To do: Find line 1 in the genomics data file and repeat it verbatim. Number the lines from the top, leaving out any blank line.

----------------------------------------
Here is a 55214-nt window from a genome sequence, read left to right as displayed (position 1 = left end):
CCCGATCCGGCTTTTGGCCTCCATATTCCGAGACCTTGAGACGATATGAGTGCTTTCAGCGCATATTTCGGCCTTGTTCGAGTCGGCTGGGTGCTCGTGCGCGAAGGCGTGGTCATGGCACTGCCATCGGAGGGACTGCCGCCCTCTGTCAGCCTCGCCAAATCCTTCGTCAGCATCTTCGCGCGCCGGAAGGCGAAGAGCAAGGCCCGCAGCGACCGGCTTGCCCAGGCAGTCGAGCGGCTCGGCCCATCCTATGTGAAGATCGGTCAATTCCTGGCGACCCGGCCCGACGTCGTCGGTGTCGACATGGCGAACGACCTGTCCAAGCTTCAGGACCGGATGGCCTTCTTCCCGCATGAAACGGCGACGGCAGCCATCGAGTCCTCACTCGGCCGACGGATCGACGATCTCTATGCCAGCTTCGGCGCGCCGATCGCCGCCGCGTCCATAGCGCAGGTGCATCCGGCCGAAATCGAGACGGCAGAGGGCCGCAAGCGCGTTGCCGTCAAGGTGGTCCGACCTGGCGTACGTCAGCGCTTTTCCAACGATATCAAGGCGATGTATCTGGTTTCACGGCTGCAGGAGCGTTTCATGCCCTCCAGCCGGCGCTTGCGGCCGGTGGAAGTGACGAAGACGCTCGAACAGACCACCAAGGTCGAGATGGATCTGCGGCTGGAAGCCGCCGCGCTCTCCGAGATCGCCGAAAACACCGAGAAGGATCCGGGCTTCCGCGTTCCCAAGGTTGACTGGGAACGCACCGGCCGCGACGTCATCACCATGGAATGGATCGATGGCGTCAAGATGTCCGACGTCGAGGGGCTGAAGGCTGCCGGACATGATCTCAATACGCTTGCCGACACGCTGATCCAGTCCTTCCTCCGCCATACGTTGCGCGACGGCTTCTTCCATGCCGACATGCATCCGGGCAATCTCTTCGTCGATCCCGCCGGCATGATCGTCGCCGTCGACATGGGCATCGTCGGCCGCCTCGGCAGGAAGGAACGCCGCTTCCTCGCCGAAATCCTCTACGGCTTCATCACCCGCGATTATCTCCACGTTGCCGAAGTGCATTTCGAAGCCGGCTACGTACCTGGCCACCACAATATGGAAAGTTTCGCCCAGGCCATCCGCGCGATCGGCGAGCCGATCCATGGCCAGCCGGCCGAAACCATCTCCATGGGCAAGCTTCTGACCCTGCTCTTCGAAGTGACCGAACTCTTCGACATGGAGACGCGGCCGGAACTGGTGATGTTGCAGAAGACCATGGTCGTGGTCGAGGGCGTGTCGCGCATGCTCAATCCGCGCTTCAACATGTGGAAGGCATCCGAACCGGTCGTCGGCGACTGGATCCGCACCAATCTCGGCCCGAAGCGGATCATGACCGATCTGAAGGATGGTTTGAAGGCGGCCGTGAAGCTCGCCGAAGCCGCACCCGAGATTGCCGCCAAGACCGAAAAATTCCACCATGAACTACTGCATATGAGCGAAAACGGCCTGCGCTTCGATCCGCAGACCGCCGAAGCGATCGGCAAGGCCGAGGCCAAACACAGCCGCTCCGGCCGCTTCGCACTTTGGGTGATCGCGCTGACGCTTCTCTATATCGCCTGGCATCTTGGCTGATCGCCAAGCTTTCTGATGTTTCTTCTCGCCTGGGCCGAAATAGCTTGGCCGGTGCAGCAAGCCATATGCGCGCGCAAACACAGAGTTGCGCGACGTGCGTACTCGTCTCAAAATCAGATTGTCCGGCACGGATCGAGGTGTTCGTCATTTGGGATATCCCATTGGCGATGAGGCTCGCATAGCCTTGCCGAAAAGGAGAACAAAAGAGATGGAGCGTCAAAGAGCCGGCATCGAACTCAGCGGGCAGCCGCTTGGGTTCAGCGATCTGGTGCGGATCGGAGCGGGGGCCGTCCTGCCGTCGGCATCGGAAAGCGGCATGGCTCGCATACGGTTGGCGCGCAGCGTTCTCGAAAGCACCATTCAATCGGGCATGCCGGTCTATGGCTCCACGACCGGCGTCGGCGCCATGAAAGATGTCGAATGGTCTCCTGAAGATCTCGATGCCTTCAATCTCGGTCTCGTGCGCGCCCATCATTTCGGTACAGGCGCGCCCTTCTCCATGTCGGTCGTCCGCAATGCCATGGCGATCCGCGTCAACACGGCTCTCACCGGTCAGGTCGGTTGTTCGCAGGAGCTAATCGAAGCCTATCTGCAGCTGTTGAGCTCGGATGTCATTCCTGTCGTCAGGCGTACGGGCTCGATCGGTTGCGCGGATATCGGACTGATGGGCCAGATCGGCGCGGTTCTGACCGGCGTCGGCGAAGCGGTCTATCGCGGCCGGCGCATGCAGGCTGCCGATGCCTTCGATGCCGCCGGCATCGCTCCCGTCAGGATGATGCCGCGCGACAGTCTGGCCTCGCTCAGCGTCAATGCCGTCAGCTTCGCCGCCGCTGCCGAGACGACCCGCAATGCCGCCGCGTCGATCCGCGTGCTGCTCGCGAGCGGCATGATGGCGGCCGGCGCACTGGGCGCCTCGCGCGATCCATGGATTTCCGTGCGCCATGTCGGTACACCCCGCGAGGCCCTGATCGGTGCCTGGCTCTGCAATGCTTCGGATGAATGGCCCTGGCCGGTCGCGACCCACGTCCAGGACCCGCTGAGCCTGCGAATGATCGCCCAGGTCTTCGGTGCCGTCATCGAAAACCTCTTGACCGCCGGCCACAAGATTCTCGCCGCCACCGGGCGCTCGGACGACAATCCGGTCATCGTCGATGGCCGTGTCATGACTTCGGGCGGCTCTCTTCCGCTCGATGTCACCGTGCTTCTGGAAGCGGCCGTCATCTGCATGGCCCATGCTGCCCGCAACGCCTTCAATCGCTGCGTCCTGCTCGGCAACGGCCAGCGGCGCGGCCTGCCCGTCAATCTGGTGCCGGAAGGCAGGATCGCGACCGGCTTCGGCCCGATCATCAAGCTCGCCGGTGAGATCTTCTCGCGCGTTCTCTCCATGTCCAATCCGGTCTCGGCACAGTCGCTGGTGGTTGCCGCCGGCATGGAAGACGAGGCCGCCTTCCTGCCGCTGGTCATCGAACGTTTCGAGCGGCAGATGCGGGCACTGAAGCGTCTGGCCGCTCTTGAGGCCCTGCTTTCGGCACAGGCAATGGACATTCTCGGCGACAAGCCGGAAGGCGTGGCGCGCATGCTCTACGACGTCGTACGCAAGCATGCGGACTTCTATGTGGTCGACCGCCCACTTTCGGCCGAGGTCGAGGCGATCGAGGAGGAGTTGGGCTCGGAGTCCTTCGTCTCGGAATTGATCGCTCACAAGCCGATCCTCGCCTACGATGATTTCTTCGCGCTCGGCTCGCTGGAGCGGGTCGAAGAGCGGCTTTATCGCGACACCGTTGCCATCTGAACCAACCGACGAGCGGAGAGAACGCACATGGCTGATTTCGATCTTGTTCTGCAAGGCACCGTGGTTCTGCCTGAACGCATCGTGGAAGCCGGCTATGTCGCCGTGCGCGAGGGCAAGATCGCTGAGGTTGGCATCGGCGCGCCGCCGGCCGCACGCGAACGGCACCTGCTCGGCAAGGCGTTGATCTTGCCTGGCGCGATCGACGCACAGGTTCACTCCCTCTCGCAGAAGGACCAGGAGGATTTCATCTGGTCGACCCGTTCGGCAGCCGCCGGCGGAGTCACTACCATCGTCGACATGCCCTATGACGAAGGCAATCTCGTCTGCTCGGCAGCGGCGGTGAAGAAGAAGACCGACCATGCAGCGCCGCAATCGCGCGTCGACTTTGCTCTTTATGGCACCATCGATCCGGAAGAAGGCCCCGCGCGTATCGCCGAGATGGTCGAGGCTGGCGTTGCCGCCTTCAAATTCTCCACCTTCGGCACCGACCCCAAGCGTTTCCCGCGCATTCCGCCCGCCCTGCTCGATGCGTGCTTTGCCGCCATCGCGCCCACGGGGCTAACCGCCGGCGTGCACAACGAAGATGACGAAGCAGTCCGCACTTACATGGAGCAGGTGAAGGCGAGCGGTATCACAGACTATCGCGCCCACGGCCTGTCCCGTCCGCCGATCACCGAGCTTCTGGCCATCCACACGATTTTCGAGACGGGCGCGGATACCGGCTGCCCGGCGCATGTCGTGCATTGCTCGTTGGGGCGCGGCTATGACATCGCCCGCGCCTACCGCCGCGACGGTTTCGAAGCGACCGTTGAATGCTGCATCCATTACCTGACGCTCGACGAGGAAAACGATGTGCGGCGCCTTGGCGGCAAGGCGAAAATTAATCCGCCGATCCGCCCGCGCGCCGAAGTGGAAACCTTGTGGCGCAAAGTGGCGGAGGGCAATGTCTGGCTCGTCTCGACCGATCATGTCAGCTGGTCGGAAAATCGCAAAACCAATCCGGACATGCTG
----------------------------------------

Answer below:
Here is a 55214-nt window from a genome sequence, read left to right as displayed (position 1 = left end):